Indirect Investment in Real Estate

You may also use your SDIRA to invest indirectly in real estate by investing in another entity that holds title to real estate. This approach allows you to pool your investment with others to invest on a larger scale, and neither you nor the IRA is directly involved with managing the properties or paying expenses. For example, your IRA may purchase shares in a Limited Liability Company (LLC) that invests in real estate. As a member of the LLC, your SDIRA is protected from legal and financial liability incurred by the LLC. Rental income or profits from the LLC’s real estate investments flow through the LLC to be taxed at the member level. This means that your SDIRA’s share of the income or profit will not be taxed until you take a distribution from your IRA (or will be tax-free with a Roth IRA).

Another way to access the real estate market indirectly with IRA assets is to purchase shares in a Real Estate Investment Trust (REIT). A REIT is a corporation or trust that uses the assets of multiple investors to purchase and manage real estate assets or mortgages. A REIT may be private or publicly traded, including as a mutual fund. REITs must pay dividends of rental income and capital gains to shareholders. The dividends paid to the SDIRA will be tax-deferred until you take a distribution from the IRA (or tax-free with a Roth IRA).

 Investing in trust deeds or mortgage notes is another way to participate in the real estate market. With this type of investment, your SDIRA acts as the lender, helping others to purchase real estate. Your SDIRA will receive the principal and interest payments on the loan. So, your return on investment is pre-set, and your SDIRA recoups its principal investment on a gradual but set schedule, so you can continue to re-invest.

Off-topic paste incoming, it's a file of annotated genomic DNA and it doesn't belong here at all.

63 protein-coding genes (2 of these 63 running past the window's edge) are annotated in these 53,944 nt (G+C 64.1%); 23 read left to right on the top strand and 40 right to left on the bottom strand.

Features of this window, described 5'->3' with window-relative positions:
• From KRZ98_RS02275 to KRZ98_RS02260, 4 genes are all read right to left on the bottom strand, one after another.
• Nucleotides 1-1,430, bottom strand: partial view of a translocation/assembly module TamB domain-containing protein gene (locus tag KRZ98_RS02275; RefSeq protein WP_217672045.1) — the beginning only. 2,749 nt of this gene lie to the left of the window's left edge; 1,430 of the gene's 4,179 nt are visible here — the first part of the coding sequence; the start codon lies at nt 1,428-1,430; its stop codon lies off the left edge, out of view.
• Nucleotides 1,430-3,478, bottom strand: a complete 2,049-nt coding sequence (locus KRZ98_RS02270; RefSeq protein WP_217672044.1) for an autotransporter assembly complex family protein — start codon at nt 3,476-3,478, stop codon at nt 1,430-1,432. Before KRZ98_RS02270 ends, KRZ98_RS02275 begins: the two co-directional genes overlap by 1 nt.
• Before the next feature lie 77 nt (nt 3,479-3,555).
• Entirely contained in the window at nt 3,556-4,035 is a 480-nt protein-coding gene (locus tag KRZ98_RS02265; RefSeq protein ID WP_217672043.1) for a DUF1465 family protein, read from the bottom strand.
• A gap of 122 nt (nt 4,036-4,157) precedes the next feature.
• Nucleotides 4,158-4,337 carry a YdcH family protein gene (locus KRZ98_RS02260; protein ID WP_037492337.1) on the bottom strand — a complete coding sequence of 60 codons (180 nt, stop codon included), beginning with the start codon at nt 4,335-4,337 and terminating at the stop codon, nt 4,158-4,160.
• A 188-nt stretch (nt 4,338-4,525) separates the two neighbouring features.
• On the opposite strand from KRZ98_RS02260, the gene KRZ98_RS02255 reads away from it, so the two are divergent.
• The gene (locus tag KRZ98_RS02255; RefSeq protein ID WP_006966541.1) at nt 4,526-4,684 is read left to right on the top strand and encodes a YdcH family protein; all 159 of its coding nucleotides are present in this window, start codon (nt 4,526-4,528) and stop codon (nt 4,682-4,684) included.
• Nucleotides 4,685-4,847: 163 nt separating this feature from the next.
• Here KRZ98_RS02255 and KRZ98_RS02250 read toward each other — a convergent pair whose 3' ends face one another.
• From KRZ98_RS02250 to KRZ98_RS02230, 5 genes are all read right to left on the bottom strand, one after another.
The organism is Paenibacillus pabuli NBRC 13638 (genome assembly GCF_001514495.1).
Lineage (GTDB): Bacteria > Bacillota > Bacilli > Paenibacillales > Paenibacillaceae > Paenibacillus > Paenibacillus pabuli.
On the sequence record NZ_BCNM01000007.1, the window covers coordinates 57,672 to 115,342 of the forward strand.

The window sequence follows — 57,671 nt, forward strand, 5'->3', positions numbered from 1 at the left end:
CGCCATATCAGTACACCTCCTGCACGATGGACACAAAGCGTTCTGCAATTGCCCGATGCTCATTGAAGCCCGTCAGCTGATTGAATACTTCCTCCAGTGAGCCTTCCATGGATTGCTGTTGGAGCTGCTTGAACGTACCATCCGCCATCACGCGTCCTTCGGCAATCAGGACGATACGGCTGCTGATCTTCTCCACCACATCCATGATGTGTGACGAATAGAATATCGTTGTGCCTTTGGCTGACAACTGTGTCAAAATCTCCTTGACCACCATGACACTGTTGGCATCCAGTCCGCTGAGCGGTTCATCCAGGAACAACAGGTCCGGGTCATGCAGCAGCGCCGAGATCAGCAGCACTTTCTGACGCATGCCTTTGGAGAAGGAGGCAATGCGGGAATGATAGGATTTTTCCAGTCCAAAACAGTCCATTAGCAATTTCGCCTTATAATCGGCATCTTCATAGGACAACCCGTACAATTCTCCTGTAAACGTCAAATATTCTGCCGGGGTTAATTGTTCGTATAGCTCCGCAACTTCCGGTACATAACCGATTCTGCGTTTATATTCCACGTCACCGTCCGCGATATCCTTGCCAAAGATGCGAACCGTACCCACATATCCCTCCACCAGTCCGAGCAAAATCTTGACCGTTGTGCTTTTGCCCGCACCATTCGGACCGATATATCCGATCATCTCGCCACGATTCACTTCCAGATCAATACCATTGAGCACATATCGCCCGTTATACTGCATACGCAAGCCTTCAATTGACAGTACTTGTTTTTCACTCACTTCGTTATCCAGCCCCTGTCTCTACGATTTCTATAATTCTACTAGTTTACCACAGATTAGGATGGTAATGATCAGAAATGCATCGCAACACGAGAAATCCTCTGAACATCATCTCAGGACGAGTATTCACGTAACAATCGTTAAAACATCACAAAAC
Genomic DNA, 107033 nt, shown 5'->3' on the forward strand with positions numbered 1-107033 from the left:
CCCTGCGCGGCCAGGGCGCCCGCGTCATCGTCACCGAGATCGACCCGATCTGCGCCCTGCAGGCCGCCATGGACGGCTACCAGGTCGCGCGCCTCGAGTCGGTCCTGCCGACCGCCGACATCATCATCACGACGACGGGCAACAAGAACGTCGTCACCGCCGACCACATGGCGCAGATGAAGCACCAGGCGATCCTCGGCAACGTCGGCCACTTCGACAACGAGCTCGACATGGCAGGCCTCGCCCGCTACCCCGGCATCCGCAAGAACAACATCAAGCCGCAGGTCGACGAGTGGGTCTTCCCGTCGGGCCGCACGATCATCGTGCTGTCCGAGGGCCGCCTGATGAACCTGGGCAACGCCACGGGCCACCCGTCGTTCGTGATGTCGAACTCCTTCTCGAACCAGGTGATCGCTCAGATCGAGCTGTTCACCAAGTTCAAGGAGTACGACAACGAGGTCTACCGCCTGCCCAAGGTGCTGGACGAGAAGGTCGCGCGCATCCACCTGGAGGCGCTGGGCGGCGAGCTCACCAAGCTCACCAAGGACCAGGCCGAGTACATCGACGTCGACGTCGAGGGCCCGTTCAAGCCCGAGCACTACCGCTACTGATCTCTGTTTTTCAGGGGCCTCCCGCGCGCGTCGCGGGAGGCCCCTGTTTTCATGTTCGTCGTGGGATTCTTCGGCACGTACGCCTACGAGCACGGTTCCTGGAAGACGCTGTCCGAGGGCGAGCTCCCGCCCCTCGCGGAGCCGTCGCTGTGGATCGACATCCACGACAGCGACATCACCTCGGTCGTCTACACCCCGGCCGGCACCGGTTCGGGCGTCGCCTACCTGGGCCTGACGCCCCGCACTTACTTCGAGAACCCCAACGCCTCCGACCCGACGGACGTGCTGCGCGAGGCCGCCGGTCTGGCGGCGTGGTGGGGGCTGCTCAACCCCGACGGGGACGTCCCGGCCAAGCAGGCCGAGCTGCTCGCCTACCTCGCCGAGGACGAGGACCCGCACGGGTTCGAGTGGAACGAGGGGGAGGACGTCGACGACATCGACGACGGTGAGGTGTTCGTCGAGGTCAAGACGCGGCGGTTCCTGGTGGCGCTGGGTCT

There are many ways to invest your SDIRA in real estate and many ways to diversify your investments and returns, but there are also some considerations to be aware of when investing with IRA assets. The prohibited transaction rules, for example, restrict you and “disqualified persons” from using real estate owned by your IRA or providing services to it, like making repairs or managing the real estate. Also, certain tax benefits associated with real estate ownership, like tax deductions for depreciation and mortgage interest and capital gains tax rates, are not available when real estate is owned by an IRA. You may want to seek tax and/or legal advice on these and other considerations when investing SDIRA assets in real estate.

For more information on investing in real estate with your STRATA IRA, contact our self-directed IRA experts. You can also learn more about investing timelines and onboarding real estate investment through STRATA’s Investment Onboarding page.  

Tags: alternative investments, IRA, IRA investments, real estate, SDIRA, self-directed ira